We all know that the United Arab Emirates is an oil rich country. But did you know that Dubai is converting itself to a service based economy?
Every country requires monetary resources to undertake its developmental activities. Now, think about Dubai. World class infrastructure, a marvellous cloud-touching skyline, diverse culture… I could go on… With depreciating oil prices, UAE has started building an economy based on tourism and service receipts. However, that is not enough. Unlike most of the jurisdictions, investors from around the world were rushing to the UAE due to its investor friendly corporate environment and ‘tax-free’ regime. The UAE Government has not imposed any tax on income earned by its residents (i.e. the country does not have any corporate or income tax). However, the Emirates have imposed the tax on the companies depending on their activities. For instance, Abu Dhabi has imposed the Decree number 4 of 1972 and the Dubai Government has enacted the Dubai Income Tax Ordinance of 1969, as amended. Although, these only apply to branches of foreign banks and certain companies invested in the oil and gas sector. The Department of Finance levies a corporate tax of twenty percent (20%) from branches of foreign banks in the UAE (depending upon the specific Emirate they are incorporated in).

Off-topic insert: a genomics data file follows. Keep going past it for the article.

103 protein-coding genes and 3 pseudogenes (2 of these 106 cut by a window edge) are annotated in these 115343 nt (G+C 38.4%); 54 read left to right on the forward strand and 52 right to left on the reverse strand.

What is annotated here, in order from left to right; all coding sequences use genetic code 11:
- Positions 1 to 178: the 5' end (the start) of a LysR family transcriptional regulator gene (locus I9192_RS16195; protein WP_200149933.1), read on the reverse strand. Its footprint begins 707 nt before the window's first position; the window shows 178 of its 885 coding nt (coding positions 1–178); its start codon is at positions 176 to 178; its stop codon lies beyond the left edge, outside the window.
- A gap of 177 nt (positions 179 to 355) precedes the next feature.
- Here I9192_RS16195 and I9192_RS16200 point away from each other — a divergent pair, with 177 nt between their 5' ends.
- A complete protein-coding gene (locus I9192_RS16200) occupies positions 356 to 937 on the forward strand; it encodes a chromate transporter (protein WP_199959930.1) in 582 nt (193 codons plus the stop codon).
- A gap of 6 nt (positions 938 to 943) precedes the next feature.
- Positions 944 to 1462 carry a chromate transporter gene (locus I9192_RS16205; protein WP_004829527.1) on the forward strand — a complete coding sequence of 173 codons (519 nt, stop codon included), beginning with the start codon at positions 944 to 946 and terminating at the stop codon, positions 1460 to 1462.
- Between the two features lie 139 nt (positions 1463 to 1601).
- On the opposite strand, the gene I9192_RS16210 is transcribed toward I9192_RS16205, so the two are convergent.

Tax is any country’s pivotal source of income and there are two (2) types of taxes: (i) direct taxes and (ii) indirect taxes. It is more accurate to say that UAE had not imposed direct taxes. However, indirect taxes are something that the residents never noticed due to the employment and/ or investment opportunities that the country provided. For example, Salik toll. Salik is road tax that the Government of Dubai imposes on the residents (we all know). But isn’t this an indirect form of tax? Think about it…
UAE is all set to implement Value Added Tax and therefore, it is pertinent for the companies in the United Arab Emirates to have substantial knowledge about the different forms of taxes in the country to ensure compliance and escape tax avoidance. Companies that are invested in the import-export industry should also be aware of the customs duties that are levied by the Customs Department. Companies should furnish the Customs Department (of the respective Emirate) with the following documents to obtain an approval for import, export, transfer or transit: (i) Bill of Lading (or airway bill); (ii) delivery order and (iii) trade licence (copy). The Customs Department may also require additional documents such as the invoice, certificate of origin of goods, packaging list etc. depending on the genre (or type) of goods.
If you are not aware of the above-mentioned laws or regulations, you are advised to contact a law firm with dedicated teams of lawyers who are well-conversant with the taxation regime of the UAE to avoid any encumbrances. To know more about tax compliance, contact our astute tax attorneys or read our questionnaire on the taxation regime in the UAE.